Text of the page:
KB covers this problem of right judgement, discernment, discrimination, when she talks about not going into the yard of a biting dog. Reckon one might also shoot that dog if it’s a Nazi running off with baby.

But there’s a problem with the biting dog being perfect and perfectly doing its perfect job over in the relative reality, which she has to deny. She’s stuck.

And she’s charismatic and adored and I believe absolutely sincere, and the money is rolling in, and teachers like this have a wretched tendency to gradually go narcissistic and mad. The stories rolling in now are achingly familiar. Sigh.

In the Bardo realm blissful heaven’s at the top, but you don’t get to stay there, you get blissed and blind and tumble back into hell, which is utter paranoia. This is what happened to Osho I think, and maybe Trungpa.

It’s my favorite sad joke – “too much emptiness!” In psychological terms it’s the return of the repressed.

As someone said, it’s a terrific trick and genuinely liberating in one sense. But be careful.

I can cite a real-life example of what can happen in a scenario where we do not make a distinction between not-dangerous vs dangerous-fight-back-NOW!

Here it is, in the form of two dog stories.

Once, I met a woman with a very friendly dog. The dog was a labrador/pit bull mix, but in this dog, the labrador temperament dominated.

This dog perceived everyone as 'friend'. The catagory of 'not-friend' apparently did not exist in this dogs computational process.

"Our place was burlarized while he was in the house," his owner shook her head, looking at this big, happy galoot of a dog.

'And our neighbors never heard him bark--not once.'

This dog had perceived the thief as no different from his or her family, and made no racket, while the intruder selected and stole away the valuables.

On the other hand, there are dogs who make a clear distinction between family/vs-not family.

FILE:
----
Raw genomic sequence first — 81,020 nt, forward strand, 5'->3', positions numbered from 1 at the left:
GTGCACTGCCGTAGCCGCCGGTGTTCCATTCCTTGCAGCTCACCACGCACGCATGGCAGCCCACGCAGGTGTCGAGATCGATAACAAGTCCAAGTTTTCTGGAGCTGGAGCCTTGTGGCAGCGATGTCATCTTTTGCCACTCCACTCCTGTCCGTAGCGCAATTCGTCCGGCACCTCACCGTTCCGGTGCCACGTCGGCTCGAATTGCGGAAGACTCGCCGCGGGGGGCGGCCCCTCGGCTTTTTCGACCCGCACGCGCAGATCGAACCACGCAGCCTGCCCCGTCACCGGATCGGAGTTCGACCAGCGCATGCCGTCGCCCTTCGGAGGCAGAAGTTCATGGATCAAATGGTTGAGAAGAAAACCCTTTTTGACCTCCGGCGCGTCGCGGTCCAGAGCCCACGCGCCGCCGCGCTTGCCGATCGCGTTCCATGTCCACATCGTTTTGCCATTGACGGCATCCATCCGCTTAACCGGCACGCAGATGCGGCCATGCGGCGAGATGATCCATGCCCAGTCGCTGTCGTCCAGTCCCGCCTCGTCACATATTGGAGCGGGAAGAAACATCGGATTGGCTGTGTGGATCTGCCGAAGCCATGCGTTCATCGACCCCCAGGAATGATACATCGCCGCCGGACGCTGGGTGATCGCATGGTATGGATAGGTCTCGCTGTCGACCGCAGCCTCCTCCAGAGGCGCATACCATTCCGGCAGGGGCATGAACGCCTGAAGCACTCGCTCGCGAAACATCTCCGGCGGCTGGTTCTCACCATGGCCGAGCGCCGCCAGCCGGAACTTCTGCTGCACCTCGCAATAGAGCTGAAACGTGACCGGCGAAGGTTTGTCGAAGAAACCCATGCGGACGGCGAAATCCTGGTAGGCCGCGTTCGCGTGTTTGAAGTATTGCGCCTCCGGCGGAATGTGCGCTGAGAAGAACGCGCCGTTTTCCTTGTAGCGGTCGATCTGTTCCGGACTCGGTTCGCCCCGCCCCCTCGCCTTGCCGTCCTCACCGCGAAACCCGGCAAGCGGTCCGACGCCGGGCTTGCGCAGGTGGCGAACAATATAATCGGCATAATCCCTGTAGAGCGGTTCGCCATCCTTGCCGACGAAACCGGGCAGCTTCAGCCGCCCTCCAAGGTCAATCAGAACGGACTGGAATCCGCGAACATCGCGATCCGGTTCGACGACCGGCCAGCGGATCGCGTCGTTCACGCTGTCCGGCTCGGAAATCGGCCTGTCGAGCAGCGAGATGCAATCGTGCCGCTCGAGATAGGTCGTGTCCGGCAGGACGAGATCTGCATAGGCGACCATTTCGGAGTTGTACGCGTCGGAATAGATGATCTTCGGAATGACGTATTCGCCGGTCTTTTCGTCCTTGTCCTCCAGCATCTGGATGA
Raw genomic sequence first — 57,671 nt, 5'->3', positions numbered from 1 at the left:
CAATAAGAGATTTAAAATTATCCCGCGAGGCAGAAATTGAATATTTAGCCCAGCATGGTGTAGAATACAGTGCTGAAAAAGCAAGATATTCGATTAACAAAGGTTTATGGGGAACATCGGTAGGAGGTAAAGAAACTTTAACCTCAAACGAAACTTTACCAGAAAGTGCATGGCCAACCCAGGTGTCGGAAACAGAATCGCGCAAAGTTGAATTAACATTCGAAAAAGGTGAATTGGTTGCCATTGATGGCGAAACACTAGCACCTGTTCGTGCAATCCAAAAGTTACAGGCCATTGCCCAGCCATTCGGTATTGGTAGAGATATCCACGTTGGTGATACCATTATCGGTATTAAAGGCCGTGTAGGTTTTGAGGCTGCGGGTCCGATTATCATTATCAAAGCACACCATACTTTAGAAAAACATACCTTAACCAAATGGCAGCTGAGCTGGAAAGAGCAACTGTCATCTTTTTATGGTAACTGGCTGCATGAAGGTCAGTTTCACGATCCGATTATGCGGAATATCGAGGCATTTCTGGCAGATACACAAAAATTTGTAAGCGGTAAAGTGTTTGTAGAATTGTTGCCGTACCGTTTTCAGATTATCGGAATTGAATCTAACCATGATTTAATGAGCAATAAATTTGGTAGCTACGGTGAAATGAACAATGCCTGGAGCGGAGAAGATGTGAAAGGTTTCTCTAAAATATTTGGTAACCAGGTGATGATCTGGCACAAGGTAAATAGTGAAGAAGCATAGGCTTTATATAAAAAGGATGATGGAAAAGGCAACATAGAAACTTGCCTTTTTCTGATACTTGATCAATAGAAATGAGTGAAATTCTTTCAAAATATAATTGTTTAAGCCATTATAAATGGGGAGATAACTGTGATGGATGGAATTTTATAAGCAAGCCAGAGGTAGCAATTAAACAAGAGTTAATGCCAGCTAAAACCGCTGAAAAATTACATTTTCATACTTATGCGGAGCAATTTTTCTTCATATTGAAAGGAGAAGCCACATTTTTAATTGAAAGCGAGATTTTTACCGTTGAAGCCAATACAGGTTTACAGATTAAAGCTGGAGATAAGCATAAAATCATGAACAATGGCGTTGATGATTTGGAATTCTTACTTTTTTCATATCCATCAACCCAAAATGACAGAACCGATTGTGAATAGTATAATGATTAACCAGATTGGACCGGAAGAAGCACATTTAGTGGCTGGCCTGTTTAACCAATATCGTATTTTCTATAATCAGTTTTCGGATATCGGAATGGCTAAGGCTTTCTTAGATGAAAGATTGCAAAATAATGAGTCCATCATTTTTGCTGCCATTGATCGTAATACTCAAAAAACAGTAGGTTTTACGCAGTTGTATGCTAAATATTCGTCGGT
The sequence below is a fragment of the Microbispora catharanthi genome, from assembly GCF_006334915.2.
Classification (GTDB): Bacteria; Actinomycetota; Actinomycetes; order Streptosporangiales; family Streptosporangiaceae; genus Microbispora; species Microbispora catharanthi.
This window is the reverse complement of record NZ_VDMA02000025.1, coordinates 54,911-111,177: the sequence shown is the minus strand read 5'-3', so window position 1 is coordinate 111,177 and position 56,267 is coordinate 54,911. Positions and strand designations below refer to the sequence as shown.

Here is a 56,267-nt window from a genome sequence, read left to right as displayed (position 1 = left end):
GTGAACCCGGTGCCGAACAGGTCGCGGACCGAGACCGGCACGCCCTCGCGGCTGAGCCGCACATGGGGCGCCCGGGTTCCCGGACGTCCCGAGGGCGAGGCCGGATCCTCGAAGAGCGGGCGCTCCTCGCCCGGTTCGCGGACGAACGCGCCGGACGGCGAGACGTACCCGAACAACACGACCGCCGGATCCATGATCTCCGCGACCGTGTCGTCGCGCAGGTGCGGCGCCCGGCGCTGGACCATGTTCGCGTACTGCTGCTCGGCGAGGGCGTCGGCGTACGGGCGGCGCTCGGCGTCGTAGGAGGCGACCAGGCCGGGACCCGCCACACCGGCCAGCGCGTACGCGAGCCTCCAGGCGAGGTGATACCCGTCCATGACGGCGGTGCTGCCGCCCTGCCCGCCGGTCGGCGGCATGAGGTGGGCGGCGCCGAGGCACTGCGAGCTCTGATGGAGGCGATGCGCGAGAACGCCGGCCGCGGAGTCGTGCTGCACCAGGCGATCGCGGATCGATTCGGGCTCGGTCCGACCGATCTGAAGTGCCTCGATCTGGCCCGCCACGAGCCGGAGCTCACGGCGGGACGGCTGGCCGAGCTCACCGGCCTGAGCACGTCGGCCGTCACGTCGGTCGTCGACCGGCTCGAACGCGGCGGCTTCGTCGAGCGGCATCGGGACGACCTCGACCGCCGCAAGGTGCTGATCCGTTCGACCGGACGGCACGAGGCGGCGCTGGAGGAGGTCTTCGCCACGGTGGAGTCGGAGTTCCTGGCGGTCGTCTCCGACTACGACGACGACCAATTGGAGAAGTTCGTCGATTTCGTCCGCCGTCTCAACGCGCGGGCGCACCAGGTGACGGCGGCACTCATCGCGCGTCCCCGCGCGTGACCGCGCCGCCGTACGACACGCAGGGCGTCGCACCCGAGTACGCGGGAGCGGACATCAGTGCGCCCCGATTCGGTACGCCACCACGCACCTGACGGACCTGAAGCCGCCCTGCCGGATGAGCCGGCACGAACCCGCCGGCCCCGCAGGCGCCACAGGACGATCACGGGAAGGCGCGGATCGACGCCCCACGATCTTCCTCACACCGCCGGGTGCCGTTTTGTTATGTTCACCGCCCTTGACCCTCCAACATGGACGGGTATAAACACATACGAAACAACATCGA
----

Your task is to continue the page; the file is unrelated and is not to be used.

A guy in college told us he put his Doberman Pinscher in the back seat of his car, while running an errand.

When he returned, there stood a would be car thief, trapped.

The thief had reached in through the window, and the Dobie dog knew this dog was NOT her owner. She treated him as an intruder, grasped hard at his hand, and he could not budge, because if he tried, she clenched her teeth harder.

The police came and arrested him.

That dog, unlike that Lab mix desribed earlier, could make a clear, and useful
dual distinction between family (wag tail) and non-family (bark and bite and prevent
a burglary)

Edited 4 time(s). Last edit at 12/15/2009 01:05AM by corboy.

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Re: The Work/Byron Katie-strong concerns
Posted by: Splash90 ()
Date: May 25, 2010 05:01AM

RR -

I'm replying to your post where you listed the problems with LGATs. The excerpt below from that list describes BK EXACTLY... meaning she is dangerous according to that criteria. Do you have a source/reference for that list? Who wrote it?


The groups were determined to be dangerous when:

Leaders had rigid, unbending beliefs about what participants should experience and believe, how they should behave in the group. and when they should change.

Leaders had no sense of differential diagnosis and assessment skills, valued cathartic emotional breakthroughs as the ultimate therapeutic experience, and sadistically pressed to create or force a breakthrough in every participant.

Leaders had an evangelical system of belief that was the one single pathway to salvation.

Leaders were true believers and sealed their doctrine off from discomforting data or disquieting results and tended to discount a poor result by, "blaming the victim."

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Re: The Work/Byron Katie-strong concerns
Posted by: Garden of Even ()
Date: August 21, 2010 04:49PM

Nothing is really happening in this thread...

If you consider to join the School for The Work, I will strongly recommend that you save your money for a good therapist instead. Byron Katie is in my opinion just a brain damaged greedy lady..not spiritual at all. I've met her and was really disapointed.

DO'NT GO!!!!!!!!!!!!!!!